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Baltic countries (Estonia, Latvia and Lithuania) have a reputation of being European budget destinations – especially in comparison to their ultra-pricy Scandinavian neighbors. On our recent visit to Tallinn, the capital of Estonia, we found that our small budget went a long way. Entry fees into most Tallinn sights were quite affordable – and we realized a huge cost-saving on Tallinn sightseeing with the Tallinn Card. However, during our time in the city, we also sought out Tallinn activities that didn’t cost a dime and found these 5 fun and free things to do in Tallinn, Estonia.
Free Things to Do in Tallinn
Toompea Hill Viewing Platforms
There are two parts to Tallinn’s Old Town: Lower Town and Toompea Hill. Long ago, the hill provided strategic lookout points for safeguarding the city below. Today, Toompea Hill is one of the most popular Tallinn attractions, including the two free viewing platforms – Kohtu and Patkuli – where visitors can gaze over the historic Old Town rooftops and rising church steeples. Link to Google Map of viewing platforms.
Linnahall Soviet-era Structure
Along the harbor, outside of the Old Town, is Linnahall – a gigantic slab of Soviet-era concrete (originally named V. I. Lenin Palace of Culture and Sport). The massive structure, which can reportedly be seen from outer space, was built in 1980 for the summer Olympics sailing events. Until 2010, Linnahall housed an ice skating rink and concert venue, but now the building is covered in graffiti and mostly abandoned (although we heard plans for renovations are underway). Although access to the interior is forbidden, it’s free to tromp around the structure. Standing atop the concrete monolith provides sweeping views of the bay and serves as a stark reminder of Soviet occupation in Estonia. Link to Google Map of Linnahall.
Kalamaja hispster district
Kalamaja is Tallinn’s edgy district, frequented by local hipsters and visitors looking for a change of scenery from the medieval Old Town. Once an industrial area of town, Kalamaja is now flourishing with creativity. Abandoned factories have been repurposed to house inventive museums, cool cafes and craft beer bars. Stroll around Telliskivi Creative Hub and admire the street art murals or walk The Culture Kilometer, which actually stretches 2.2 kilometers from the Linnahall building to the Seaplane Harbour Museum. Along the way is the free Contemporary Art Museum of Estonia.
Lounge24 at Radisson Blu
OK, drinks at Lounge24 are not complimentary (yet not incredibly expensive either) – but stepping onto the 24th floor, open-air deck at Radisson Blu is free! The spacious terrace offers stunning Tallinn city skyline views. Although we are certain they would like you to take a seat for a round of drinks (we stayed for a beer at sunset!), they don’t charge an admission fee, so you are free to take in the view, take a photo and then be on your way.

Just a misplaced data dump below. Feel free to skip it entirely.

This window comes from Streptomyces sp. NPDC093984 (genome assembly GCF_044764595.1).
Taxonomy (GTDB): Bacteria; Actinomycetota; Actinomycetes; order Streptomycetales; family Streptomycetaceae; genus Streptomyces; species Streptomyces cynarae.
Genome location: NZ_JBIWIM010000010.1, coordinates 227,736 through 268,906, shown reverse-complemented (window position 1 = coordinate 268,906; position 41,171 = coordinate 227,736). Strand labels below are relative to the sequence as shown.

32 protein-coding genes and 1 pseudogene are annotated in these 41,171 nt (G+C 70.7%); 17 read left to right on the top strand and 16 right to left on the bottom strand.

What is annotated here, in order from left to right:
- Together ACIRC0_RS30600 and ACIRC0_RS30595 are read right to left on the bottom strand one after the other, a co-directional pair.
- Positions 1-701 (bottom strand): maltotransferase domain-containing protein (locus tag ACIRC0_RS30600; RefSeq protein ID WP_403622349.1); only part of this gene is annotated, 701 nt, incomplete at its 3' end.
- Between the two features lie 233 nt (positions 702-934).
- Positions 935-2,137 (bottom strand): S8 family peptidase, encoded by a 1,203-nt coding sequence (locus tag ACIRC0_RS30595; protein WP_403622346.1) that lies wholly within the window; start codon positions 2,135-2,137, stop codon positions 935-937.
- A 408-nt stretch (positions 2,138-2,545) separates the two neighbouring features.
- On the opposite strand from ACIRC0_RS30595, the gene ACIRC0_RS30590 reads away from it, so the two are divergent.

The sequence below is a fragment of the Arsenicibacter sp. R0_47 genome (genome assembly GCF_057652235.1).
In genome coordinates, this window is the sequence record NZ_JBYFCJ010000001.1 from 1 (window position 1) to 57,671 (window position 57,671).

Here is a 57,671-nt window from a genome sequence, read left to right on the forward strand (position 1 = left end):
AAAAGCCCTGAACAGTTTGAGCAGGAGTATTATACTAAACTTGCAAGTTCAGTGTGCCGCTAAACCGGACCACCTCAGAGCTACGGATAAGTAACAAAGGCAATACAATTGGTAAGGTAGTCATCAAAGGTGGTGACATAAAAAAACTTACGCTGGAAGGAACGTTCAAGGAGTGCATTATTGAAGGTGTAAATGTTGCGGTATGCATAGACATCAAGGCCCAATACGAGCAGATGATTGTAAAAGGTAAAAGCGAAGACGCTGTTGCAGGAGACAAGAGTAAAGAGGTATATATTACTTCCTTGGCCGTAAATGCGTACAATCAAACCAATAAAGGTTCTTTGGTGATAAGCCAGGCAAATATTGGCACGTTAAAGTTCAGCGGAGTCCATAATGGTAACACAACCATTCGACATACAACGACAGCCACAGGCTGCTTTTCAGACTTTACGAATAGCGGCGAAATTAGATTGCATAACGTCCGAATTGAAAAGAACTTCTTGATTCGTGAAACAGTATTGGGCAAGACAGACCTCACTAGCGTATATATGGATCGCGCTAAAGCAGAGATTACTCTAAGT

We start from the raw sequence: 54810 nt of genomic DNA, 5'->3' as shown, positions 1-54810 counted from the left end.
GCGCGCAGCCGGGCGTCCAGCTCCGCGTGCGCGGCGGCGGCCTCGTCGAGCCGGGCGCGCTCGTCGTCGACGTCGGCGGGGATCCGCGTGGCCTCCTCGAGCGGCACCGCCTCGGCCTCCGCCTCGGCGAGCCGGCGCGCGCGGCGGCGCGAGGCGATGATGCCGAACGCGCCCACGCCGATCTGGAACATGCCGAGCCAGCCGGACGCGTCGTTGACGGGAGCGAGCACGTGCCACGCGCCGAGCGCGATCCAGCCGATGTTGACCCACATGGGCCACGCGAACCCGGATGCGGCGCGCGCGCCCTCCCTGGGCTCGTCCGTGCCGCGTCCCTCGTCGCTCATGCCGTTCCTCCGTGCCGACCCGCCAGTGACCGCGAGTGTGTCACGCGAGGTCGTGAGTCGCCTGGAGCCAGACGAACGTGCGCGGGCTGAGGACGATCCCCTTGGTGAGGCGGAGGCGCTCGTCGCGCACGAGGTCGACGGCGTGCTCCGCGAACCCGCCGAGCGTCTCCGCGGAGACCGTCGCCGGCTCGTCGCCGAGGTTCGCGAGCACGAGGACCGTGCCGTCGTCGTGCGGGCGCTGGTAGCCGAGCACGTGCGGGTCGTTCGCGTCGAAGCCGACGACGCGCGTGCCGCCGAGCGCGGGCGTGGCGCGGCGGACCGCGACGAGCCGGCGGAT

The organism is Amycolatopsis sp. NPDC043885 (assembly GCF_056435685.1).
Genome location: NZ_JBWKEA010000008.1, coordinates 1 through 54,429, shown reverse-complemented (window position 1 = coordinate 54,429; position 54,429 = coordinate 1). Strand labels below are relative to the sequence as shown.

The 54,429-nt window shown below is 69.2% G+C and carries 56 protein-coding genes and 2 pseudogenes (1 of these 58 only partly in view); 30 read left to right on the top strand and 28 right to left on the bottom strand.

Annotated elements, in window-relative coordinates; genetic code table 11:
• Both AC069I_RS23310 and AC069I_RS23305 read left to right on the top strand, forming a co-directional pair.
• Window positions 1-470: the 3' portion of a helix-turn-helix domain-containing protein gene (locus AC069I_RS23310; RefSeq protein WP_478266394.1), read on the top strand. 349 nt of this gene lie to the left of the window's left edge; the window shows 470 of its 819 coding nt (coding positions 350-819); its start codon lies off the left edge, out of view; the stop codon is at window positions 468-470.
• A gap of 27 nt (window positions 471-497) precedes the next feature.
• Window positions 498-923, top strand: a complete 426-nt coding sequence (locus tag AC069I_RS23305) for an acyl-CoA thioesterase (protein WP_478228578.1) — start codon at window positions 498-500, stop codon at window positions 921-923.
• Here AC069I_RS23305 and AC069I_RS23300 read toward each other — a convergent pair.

Free Walking Tour Tallinn
Let a guide lead you through the city for free! The Tallinn Walking Tour offered by Freetour.com covers the top Tallinn tourist attractions led by informative, English-speaking guides. The daily 2-hour tour departs at noon from the Tallinn Tourist Information Center. Note: Although this Tallinn city tour is free, tips are appreciated.
Bonus Tip: Save with the Tallinn Card
As already mentioned, if visiting Tallinn museums and other city sights with entry fees is on your list of things to do in Tallinn, the Tallinn Card might save you money. Read about our day of Tallinn Sightseeing for more information.
Our top tips for your trip to Tallinn
Where To Stay
During our visit to Tallinn, we stayed in this cozy Airbnb Apartment. (Not already a member of Airbnb? Use this link to create an account and save money on your first stay!) We have found that staying in apartments is often less expensive than hotel rooms – with the added benefit of a kitchen and, usually, more space. Tallinn holiday apartments can also be searched on FlipKey (which is part of TripAdvisor) or on VRBO – Vacation Rentals By Owner.
However, for those who prefer staying in traditional accommodations, there are many Tallinn hotels to choose from in – or close to – the city center. Check out these top-rated hotels (based on guest reviews!) for your upcoming trip: Schlossle Hotel or Hotel Palace. Or, find a deal on a hotel room by bidding on Priceline.
Budget travelers can search for Tallinn Hostels – like Red Emperor Hostel or The Knight House. For a true bargain – and a unique experience – search for hosts on Couchsurfing, where travelers stay with locals for free.
Before You Go
- Tallinn is a walkable city…but only if you have the right shoes! Don’t forget to pack a pair of lightweight and comfortable walking shoes for your trip. I (Sarah) have traveled with these shoes by Columbia, Skechers and Reef. Kris prefers wearing these shoes by Merrell and Sanuk.
- We’re certain you’ll be snapping tons of photos during your trip. Rather than relying on your mobile phone to capture the sights, upgrade to an actual camera for higher quality photos (that can later be beautifully compiled into a travel photo book). We travel with a Canon Rebel (which takes amazing photos, but can be a bit clunky) and a Canon PowerShot ELPH (which takes beautiful pictures, is slim and lightweight – and the new models are wifi enabled so you can share your trip pics to social media in real time!).
- It’s easy to get turned around in any foreign city…and especially Tallinn! Make sure to have a good Tallinn guide book (like this one from Lonely Planet) before arriving.
- We think travel insurance is essential! If you haven’t already obtained travel insurance for your trip, travel protected with World Nomads.
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